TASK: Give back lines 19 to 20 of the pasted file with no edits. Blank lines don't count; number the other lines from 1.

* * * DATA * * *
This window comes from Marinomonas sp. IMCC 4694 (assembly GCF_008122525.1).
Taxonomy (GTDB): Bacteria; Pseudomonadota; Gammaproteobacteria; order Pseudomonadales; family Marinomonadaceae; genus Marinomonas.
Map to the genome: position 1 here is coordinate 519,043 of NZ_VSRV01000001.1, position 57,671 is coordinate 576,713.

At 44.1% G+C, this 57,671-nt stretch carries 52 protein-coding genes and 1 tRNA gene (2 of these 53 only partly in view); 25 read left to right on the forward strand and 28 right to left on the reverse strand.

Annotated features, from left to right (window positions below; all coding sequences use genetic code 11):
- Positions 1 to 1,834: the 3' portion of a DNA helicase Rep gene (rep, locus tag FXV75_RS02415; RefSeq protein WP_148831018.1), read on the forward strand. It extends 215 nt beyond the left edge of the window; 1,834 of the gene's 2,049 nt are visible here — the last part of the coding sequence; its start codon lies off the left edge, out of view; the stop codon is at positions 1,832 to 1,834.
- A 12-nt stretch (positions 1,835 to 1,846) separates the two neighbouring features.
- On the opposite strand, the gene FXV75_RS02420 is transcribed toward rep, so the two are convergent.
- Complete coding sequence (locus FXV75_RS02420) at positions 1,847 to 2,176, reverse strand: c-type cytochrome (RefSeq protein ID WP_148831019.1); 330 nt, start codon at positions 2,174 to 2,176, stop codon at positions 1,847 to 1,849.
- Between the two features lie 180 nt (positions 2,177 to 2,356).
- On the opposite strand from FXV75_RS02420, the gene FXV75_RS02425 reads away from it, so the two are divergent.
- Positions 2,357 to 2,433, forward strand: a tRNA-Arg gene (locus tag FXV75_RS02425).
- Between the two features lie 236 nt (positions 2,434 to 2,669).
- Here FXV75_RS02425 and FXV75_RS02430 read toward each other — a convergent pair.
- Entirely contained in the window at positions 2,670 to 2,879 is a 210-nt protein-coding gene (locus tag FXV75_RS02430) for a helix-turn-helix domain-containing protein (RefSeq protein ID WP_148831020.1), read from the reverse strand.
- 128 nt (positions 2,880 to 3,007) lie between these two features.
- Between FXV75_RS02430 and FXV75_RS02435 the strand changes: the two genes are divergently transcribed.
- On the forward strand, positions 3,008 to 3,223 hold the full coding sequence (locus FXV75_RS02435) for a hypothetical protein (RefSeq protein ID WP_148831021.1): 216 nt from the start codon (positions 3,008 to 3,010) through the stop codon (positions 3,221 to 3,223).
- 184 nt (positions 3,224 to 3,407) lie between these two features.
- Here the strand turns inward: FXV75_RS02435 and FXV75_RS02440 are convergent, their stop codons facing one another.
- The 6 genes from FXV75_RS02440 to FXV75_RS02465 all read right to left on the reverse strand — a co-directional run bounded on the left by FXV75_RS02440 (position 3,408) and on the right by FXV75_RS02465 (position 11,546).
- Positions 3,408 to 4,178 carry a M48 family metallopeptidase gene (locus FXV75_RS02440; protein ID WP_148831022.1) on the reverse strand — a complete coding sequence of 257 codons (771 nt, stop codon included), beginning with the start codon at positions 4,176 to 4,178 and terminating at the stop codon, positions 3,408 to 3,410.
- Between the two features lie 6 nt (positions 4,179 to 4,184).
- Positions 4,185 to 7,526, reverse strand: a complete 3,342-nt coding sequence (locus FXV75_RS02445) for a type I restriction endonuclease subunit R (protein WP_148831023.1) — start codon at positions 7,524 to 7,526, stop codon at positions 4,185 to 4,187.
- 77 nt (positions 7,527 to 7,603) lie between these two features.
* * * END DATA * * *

- 184 nt (positions 3,224 to 3,407) lie between these two features.
- Here the strand turns inward: FXV75_RS02435 and FXV75_RS02440 are convergent, their stop codons facing one another.